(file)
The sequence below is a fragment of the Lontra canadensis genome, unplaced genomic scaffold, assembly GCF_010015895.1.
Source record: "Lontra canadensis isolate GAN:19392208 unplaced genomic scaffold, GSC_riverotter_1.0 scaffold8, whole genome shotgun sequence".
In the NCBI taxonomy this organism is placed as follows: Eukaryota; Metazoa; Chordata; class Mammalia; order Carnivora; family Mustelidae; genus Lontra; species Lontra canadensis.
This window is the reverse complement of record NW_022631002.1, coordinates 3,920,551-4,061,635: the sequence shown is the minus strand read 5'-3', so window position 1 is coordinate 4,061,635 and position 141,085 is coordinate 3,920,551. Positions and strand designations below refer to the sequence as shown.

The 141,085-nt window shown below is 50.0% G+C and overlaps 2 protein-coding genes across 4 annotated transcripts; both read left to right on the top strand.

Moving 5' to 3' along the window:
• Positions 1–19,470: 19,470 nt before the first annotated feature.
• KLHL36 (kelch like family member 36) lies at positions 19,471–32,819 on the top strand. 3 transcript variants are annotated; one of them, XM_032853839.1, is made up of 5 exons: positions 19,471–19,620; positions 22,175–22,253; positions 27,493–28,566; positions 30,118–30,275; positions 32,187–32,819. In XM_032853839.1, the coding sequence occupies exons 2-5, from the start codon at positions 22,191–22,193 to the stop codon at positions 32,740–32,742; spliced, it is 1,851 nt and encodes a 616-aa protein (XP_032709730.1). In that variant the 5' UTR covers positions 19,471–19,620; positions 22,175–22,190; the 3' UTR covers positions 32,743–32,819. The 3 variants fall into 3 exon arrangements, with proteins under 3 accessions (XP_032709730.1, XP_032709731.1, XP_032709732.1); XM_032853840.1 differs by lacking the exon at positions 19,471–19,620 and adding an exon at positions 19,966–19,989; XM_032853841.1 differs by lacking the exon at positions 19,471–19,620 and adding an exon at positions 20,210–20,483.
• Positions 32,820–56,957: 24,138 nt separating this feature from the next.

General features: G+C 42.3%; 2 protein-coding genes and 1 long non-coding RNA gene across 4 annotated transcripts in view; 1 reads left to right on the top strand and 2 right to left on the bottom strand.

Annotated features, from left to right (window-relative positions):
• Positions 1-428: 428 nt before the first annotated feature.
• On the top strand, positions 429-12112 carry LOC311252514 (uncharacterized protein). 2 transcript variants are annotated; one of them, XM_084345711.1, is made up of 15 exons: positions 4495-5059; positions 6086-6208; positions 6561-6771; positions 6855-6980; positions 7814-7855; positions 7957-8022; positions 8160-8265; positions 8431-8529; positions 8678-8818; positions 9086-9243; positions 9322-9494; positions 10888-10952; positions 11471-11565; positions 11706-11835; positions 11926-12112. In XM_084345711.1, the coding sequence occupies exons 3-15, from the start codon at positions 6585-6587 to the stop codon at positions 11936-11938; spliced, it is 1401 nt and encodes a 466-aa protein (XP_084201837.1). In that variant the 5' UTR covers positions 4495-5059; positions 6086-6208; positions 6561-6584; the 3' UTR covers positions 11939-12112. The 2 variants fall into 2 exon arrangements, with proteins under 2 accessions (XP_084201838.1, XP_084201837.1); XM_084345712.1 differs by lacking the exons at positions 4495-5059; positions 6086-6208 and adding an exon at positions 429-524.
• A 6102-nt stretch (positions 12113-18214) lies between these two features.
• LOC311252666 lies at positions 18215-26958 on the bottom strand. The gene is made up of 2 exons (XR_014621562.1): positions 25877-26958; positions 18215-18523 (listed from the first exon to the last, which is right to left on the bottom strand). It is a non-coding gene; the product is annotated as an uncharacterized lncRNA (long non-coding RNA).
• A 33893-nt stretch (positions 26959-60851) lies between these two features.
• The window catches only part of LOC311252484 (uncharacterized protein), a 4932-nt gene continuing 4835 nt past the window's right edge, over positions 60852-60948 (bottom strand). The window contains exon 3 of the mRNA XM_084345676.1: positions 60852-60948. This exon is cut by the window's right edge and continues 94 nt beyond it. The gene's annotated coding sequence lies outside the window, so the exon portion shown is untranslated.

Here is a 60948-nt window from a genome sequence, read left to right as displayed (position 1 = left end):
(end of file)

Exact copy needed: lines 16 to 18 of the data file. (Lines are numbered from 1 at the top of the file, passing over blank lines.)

• A 33893-nt stretch (positions 26959-60851) lies between these two features.
• The window catches only part of LOC311252484 (uncharacterized protein), a 4932-nt gene continuing 4835 nt past the window's right edge, over positions 60852-60948 (bottom strand). The window contains exon 3 of the mRNA XM_084345676.1: positions 60852-60948. This exon is cut by the window's right edge and continues 94 nt beyond it. The gene's annotated coding sequence lies outside the window, so the exon portion shown is untranslated.

Here is a 60948-nt window from a genome sequence, read left to right as displayed (position 1 = left end):